14 November 2008

No sense of shame

From a news release by government House leader Joan Burke in an announcement that the provincial legislature would re-open for its fall sitting on November 25th:

The sitting of the legislature is an important part of our democratic process.

Yes it is.

Well, it would be if the opposition didn't have to shame Burke into making an announcement.  In past years, the party house leaders shared information informally so that they could be properly prepared to engage in, as Burke puts it, "productive session with respectful and healthy debate on the legislative agenda".  That's a pattern of non-partisan co-operation that dates back decades in the legislature.

Word from the hallways of the legislature is that so far Burke has shown her opposition counterparts the same regard as she's given to the Memorial University Act, the Memorial University board of regents and senate and university president Eddy Campbell.  Her approach so far is pretty much in keeping with her small-minded approach to funding the opposition parties, well at least the Liberal one.

No indication would she give of when the House would open and so far no advance warning, in confidence, of what general areas would be coming up for debate.  No indication that is until after opposition House leader Kelvin Parsons issued a news release pointing to "a continuous trend developing in this province that our current government will wait until the absolute last minute to open the legislature and then rush towards closure in the shortest time possible."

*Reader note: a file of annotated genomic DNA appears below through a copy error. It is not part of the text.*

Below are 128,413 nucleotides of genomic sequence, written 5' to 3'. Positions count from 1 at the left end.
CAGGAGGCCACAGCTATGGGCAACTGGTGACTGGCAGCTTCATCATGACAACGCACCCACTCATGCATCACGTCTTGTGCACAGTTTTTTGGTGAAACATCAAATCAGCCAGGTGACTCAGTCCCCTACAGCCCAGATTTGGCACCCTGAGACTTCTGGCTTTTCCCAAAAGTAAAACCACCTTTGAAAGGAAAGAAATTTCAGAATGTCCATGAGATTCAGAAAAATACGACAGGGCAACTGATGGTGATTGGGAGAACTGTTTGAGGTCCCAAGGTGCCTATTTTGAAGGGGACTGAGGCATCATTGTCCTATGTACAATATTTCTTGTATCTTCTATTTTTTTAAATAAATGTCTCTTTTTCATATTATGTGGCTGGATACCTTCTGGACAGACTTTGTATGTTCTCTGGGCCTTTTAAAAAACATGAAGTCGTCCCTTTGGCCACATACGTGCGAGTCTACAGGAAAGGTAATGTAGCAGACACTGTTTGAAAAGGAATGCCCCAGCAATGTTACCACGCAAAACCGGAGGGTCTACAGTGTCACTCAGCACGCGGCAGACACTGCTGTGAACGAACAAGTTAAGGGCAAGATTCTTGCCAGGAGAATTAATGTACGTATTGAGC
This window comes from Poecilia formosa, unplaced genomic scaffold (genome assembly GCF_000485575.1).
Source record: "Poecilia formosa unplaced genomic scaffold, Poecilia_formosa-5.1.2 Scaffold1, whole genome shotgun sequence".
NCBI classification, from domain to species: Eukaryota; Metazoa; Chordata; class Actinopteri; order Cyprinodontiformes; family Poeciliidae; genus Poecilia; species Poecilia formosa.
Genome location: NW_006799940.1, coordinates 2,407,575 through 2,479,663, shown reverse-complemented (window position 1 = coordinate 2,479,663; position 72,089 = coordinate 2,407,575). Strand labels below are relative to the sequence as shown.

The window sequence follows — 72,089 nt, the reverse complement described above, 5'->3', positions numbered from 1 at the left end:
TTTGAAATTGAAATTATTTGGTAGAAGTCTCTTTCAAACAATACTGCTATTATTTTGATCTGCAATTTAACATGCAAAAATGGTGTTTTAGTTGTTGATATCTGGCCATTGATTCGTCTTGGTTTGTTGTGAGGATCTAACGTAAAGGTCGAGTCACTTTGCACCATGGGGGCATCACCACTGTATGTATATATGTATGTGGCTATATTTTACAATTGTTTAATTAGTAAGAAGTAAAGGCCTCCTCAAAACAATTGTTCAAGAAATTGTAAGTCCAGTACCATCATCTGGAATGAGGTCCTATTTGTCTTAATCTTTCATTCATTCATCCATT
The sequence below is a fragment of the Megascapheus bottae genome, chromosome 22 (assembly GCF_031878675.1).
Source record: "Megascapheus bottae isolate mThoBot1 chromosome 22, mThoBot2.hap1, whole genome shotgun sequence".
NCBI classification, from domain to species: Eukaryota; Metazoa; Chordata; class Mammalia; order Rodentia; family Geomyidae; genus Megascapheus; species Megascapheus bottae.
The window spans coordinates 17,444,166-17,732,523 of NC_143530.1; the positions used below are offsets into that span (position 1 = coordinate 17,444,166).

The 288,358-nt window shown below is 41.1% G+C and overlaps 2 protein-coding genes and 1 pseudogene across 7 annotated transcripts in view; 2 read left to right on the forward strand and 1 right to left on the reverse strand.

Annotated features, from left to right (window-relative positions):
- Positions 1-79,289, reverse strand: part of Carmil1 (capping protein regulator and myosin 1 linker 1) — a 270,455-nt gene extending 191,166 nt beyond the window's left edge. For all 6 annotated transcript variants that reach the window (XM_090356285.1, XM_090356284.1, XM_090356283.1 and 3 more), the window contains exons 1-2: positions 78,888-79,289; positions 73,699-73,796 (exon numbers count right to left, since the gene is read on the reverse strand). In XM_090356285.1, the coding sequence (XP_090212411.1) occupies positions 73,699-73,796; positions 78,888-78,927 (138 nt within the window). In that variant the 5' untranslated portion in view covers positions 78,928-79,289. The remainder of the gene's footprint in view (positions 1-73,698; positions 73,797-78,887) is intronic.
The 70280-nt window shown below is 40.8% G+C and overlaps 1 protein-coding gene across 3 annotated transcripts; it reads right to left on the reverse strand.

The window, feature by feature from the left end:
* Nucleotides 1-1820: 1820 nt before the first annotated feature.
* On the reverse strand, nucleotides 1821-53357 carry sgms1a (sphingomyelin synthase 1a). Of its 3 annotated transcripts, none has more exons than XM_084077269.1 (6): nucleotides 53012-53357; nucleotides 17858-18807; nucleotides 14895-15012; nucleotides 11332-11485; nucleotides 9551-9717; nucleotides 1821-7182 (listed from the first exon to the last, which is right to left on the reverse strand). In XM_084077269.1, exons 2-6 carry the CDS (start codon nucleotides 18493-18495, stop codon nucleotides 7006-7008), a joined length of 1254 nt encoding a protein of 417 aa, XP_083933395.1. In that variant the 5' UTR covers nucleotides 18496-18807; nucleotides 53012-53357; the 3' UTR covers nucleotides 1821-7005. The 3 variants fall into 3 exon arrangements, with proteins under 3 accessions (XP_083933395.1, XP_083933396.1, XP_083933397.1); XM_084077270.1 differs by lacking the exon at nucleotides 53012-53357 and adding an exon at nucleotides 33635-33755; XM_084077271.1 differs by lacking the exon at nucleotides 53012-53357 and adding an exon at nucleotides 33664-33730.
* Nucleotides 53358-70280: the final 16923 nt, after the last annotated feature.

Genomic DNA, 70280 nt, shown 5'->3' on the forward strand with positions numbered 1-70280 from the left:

Still no word on the legislative agenda apparently nd Parsons is likely not holding his breath.  Burke will probably let him know a couple of days beforehand.

Seems that Burke is playing the petty partisan game just as roughly as her boss does, but then again, contempt  - whether for the traditions of the House or the legislature itself - is a hallmark of the current administration since it first took the government benches in 2003.

That's what makes Burke's references to the democratic process such a nose puller. 

Expect the session to be shorter than normal, since the opposition is likely going to be pushing the government hard.  Under the circumstances, given the stress from the financial hard times cabinet is wrestling with and given that Burke herself will come under scrutiny for her hand in the Memorial University mess,  the government's real lack of regard for the legislature and the democratic process will shine through.

After all, that's what happened in December 2006 when they last faced some serious problems.